Sen. John McCain (R) of Arizona slammed Russian President Vladimir Putin in an opinion piece published in the online version of Pravda on Thursday, saying the Russian leader uses corruption, repression and violence to rule in his own interest.
“He doesn’t believe that human nature at liberty can rise above its weaknesses and build just, peaceful, prosperous societies. Or, at least, he doesn’t believe Russians can,” wrote Senator McCain.
The Arizona senator and former GOP presidential candidate billed himself as more pro-Russian than the current Moscow regime, saying he was dispelling the falsehoods Russian officials use to stay in power.
McCain focused in particular on Mr. Putin and his associates punishing dissent. The American lawmaker recounted the death of Russian lawyer Sergei Magnitsky, who had accused the Moscow government of colluding with organized criminals, then was beaten and denied medical treatment while in prison.
McCain criticized the imprisonment of the rock band Pussy Riot after they were accused of staging an anti-Putin protest inside a Russian Orthodox Church. And he accused Putin of siding with a dictator by backing the regime of Syrian President Bashar al-Assad.
“He is not enhancing Russia’s global reputation. He is destroying it. He has made her a friend to tyrants and an enemy to the oppressed, and untrusted by nations that seek to build a safer, more peaceful and prosperous world,” wrote McCain.
McCain’s article was intended as a riposte to an op-ed by Putin published in The New York Times on Sept. 12. That piece criticized the US for threatening airstrikes against Syria, saying such an attack would be contrary to international law, and insisted the US should not think of itself as an exceptional nation, as “we must not forget that God created us equal.”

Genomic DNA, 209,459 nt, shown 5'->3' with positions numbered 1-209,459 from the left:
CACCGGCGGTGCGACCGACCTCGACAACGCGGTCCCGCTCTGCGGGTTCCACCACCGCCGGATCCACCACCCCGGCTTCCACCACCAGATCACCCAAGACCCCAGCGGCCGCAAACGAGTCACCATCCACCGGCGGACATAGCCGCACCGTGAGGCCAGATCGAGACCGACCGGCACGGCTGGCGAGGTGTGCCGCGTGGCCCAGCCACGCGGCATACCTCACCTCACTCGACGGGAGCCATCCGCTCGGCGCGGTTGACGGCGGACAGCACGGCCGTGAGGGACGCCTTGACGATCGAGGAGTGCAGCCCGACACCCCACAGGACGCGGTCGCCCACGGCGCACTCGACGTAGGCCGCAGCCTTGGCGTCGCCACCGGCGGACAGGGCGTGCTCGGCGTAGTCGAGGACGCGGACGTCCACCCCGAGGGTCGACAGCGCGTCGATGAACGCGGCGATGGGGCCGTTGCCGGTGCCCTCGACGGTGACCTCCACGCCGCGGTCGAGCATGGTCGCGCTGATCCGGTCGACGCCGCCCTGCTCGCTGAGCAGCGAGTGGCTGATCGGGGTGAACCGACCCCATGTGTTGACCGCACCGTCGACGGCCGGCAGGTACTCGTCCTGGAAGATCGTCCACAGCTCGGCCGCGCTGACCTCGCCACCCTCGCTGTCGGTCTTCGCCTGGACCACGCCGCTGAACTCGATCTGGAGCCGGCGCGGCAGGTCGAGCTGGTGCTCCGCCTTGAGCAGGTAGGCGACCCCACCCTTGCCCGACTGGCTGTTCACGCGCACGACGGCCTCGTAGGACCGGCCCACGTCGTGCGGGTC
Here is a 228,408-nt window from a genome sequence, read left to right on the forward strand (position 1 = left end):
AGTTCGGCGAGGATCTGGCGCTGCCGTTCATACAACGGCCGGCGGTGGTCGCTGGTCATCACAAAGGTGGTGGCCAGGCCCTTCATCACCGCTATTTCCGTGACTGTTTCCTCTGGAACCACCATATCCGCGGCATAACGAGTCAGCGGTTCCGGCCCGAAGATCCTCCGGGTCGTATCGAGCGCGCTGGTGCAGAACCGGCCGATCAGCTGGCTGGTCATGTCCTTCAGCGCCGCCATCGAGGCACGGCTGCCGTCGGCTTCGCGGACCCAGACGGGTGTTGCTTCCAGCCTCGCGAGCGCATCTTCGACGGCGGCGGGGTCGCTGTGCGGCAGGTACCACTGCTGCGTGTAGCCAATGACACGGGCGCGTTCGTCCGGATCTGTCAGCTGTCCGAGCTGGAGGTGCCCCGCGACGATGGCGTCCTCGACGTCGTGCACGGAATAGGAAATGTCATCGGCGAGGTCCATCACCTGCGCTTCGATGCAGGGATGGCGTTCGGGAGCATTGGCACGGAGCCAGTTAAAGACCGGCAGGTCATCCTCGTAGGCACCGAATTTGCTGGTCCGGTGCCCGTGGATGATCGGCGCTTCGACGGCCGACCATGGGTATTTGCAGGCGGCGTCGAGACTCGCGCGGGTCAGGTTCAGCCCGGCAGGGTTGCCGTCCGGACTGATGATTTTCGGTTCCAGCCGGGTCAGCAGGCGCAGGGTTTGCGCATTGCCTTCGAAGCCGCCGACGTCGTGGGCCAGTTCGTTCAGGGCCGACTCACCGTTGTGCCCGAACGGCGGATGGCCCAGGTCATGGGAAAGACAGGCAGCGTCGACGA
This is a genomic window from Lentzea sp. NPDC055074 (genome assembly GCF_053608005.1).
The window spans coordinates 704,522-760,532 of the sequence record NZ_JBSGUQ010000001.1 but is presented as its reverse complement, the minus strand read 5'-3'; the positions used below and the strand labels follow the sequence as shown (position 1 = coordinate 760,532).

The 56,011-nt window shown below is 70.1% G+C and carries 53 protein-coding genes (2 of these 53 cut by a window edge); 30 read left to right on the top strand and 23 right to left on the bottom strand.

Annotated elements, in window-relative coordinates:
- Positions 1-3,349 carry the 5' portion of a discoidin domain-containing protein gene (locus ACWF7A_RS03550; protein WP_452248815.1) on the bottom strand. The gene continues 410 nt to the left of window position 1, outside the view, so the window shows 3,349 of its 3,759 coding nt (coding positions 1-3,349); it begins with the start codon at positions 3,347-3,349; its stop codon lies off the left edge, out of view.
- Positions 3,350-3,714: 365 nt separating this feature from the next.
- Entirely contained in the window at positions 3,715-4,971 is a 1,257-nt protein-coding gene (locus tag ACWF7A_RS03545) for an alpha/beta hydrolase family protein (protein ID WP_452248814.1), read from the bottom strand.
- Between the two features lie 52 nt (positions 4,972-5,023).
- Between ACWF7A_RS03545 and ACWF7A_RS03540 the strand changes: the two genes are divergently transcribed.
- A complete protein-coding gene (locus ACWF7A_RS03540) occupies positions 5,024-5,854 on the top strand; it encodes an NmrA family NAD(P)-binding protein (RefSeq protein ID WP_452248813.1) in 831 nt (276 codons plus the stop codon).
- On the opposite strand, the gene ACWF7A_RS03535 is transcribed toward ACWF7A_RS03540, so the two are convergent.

Putin’s op-ed stirred up controversy in the US, with some pundits saying his arguments made sense and reflected those made by domestic critics of the Obama administration’s approach to Syria, while others said that his approach was cynical hypocrisy meant to weaken Washington’s resolve.
Will McCain’s piece stir up a similar discussion in Russia? Perhaps not – as many commentators are noting today, its publishing circumstances were far from similar. The website Pravda.ru on which it appeared is not the same as the newspaper Pravda, which was once the flagship publication of the Soviet Communist Party, though today it has a much smaller reach.
Pravda.ru is a small site founded in 1999. It has English and Russian editions and covers everything from politics to fashion and celebrities, notes CNN.
It’s not clear if McCain’s effort was published in the Pravda he wanted.
“While editors at the communist Pravda publication said last week they were not going to accept an op-ed by McCain, a spokesman for the senator said McCain submitted one anyway, in addition to [submitting it] to Pravda.ru, since there was confusion over the two different Pravdas. As expected, it was not published by the newspaper,” writes CNN Thursday.
It’s still possible that McCain’s critique of Putin’s government could go viral, reaching more Russians than the circumstances of its publication would otherwise indicate. Some Russian dissidents were quick to react positively to the US lawmaker’s article, according to Radio Free Europe/Radio Liberty.
“It’s an embarrassing moment, when a US senator seems closer to Russians than a Russian Federation Senator,” tweeted anti-corruption activist Pavel Senko, according to RFE/RL.
Meanwhile, a top Russian official was dismissive of McCain, saying that his article did not respond directly to the points raised by Putin in The New York Times. Putin criticized the US for often using force in the international arena, and “McCain does not say a word on the issue”, said Alexei Pushkov, head of the State Duma’s committee for international affairs, according to a report in Itar-Tass.